Monday 18 November 2019

Yoga teachers 'risk injury with Instagram poses'

According to a study published in the 'British Medical Journal' last year, 64pc of injuries acquired doing yoga occur in the lower half of the body, including the hip, hamstring and knee. Stock image
According to a study published in the 'British Medical Journal' last year, 64pc of injuries acquired doing yoga occur in the lower half of the body, including the hip, hamstring and knee. Stock image

Izzy Lyons

Yoga instructors are falling victim to injuries because they are attempting challenging poses that will look good on Instagram, experts warn.

The desire to teach the discipline "for aesthetic reasons" is leading to a rise in the number of yoga teachers with injuries, particularly in their hips.

Benoy Mathew, a physiotherapist who works at the Harley Street Physio in London and specialises in hips and knees, said the practice had become over-commercialised, resulting in inexperienced people pushing themselves too far.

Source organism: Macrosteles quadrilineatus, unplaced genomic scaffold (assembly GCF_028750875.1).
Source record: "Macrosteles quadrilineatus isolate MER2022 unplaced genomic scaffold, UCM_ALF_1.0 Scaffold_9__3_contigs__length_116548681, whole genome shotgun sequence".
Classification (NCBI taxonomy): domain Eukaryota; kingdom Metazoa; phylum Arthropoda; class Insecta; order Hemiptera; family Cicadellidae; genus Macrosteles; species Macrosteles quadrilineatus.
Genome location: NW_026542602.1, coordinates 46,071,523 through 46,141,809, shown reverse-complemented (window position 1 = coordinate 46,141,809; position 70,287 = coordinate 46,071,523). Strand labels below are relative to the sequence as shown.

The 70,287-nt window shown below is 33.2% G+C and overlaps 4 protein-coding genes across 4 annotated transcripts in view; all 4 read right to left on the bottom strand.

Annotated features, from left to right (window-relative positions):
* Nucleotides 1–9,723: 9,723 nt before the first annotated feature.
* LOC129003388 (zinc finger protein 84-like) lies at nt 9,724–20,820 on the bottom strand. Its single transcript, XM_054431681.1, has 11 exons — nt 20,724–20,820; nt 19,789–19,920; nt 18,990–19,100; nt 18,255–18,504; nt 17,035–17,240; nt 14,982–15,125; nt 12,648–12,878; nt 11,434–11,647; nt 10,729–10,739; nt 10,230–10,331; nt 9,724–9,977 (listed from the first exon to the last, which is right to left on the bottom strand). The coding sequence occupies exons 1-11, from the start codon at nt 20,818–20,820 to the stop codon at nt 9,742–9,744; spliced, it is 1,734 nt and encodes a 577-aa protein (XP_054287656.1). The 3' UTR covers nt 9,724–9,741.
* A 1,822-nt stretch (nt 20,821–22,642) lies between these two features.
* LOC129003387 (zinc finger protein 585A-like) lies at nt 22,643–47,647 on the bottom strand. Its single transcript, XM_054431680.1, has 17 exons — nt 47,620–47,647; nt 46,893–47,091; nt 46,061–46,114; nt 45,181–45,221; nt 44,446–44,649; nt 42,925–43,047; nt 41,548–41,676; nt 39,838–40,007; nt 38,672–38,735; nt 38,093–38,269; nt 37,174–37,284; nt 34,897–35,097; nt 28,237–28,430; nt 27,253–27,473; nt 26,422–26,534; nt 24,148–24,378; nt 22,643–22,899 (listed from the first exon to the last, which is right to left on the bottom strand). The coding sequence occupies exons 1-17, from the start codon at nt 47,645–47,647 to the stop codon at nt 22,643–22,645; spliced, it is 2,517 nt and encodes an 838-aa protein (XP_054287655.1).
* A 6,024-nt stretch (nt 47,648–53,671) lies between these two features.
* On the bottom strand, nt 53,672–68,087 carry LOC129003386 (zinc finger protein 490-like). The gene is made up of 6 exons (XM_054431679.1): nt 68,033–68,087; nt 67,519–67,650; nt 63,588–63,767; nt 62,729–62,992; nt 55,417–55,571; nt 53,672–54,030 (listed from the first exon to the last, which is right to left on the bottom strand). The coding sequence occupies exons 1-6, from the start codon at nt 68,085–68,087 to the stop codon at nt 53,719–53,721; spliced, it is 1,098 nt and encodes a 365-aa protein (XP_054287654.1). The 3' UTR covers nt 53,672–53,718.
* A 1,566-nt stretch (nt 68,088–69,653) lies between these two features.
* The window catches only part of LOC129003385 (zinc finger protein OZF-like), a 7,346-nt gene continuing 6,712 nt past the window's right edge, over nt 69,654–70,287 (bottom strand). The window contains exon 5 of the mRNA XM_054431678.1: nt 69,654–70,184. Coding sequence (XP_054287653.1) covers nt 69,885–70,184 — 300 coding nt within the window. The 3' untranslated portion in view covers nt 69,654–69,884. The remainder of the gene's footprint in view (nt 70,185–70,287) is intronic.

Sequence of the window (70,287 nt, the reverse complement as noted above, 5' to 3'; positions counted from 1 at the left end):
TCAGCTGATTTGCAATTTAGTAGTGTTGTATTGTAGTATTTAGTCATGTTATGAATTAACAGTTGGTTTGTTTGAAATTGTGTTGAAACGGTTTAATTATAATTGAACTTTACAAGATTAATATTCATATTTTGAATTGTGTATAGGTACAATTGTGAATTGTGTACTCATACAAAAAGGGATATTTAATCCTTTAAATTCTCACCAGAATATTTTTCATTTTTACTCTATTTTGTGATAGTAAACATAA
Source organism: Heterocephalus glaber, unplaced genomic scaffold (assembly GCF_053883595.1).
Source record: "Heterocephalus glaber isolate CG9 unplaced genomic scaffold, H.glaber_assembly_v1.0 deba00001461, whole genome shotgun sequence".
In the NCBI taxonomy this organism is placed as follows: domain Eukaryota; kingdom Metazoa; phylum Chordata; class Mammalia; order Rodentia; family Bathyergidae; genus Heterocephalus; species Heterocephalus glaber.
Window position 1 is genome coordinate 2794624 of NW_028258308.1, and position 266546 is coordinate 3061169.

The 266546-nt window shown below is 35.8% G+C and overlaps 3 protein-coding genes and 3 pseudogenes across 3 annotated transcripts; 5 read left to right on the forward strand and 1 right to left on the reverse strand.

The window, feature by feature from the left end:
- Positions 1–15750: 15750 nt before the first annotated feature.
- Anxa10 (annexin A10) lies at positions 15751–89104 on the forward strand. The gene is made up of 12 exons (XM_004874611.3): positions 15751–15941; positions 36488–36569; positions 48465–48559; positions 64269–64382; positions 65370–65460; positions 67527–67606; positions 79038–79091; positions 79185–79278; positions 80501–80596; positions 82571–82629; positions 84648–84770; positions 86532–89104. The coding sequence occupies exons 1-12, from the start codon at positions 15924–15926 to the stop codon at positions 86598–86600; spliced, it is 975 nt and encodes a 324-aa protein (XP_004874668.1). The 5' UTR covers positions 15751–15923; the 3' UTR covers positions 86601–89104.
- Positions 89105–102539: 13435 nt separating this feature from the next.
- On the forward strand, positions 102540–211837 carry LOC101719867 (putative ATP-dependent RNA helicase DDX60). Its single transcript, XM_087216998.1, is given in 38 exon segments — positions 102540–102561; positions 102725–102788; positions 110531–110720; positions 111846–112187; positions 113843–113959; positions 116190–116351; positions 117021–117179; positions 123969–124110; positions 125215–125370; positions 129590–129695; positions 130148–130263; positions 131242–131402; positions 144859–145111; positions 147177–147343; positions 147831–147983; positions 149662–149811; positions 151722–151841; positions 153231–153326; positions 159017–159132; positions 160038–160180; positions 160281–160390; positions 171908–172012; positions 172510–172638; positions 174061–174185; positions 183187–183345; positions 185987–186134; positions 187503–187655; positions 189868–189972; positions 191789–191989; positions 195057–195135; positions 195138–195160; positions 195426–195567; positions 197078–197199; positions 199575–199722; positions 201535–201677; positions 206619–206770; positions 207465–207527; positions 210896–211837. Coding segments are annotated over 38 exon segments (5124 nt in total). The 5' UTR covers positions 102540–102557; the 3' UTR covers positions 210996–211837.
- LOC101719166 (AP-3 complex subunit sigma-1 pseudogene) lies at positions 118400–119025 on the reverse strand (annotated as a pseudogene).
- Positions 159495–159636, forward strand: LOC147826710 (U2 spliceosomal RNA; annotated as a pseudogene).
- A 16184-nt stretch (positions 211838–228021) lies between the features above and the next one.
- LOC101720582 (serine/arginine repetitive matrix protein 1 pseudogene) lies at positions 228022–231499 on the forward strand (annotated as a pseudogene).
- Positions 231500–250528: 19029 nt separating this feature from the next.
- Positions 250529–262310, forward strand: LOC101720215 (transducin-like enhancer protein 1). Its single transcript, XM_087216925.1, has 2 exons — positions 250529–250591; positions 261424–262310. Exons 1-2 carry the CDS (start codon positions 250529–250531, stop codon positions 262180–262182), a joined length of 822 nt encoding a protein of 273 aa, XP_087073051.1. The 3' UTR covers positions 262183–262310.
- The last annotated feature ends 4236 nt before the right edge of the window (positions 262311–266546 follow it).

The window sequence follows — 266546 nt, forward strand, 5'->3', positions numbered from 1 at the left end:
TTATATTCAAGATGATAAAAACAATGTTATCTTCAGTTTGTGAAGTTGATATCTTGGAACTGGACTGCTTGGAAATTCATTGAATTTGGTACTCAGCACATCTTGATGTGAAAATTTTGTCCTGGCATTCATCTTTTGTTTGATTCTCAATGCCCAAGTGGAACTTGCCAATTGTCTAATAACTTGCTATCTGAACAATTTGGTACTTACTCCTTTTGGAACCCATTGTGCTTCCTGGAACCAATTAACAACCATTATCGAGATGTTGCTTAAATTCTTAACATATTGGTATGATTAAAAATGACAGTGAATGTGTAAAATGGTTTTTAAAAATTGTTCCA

"When I first started seeing patients eight years ago, I would see around one yoga teacher every six months. But now I am seeing four to five every month," he said.

"Just because you can get your head to touch the floor, you might get an ego boost, but it doesn't necessarily mean you are going to have a huge health boost."

Teaching the ancient practice does not require any specific qualifications, according to the UK's governing body.

"There is a big variation in the experience of yoga instructors," Mr Mathew said.

"Some people who teach the sport come from a fitness background with a lot of knowledge of the body, whereas others come from a purely aesthetic background."

According to a study published in the 'British Medical Journal' last year, 64pc of injuries acquired doing yoga occur in the lower half of the body, including the hip, hamstring and knee.

Poppy Pickles (38), who teaches yoga in London, said people rushing into advanced poses risked injury, and said teachers often feel "pressure" to prove their skills.

"There's pressure as a yoga teacher to show that you are better than your students," she said. "So people often throw themselves into these positions to demonstrate that you are capable of doing the moves." (© Daily Telegraph, London)

Telegraph.co.uk

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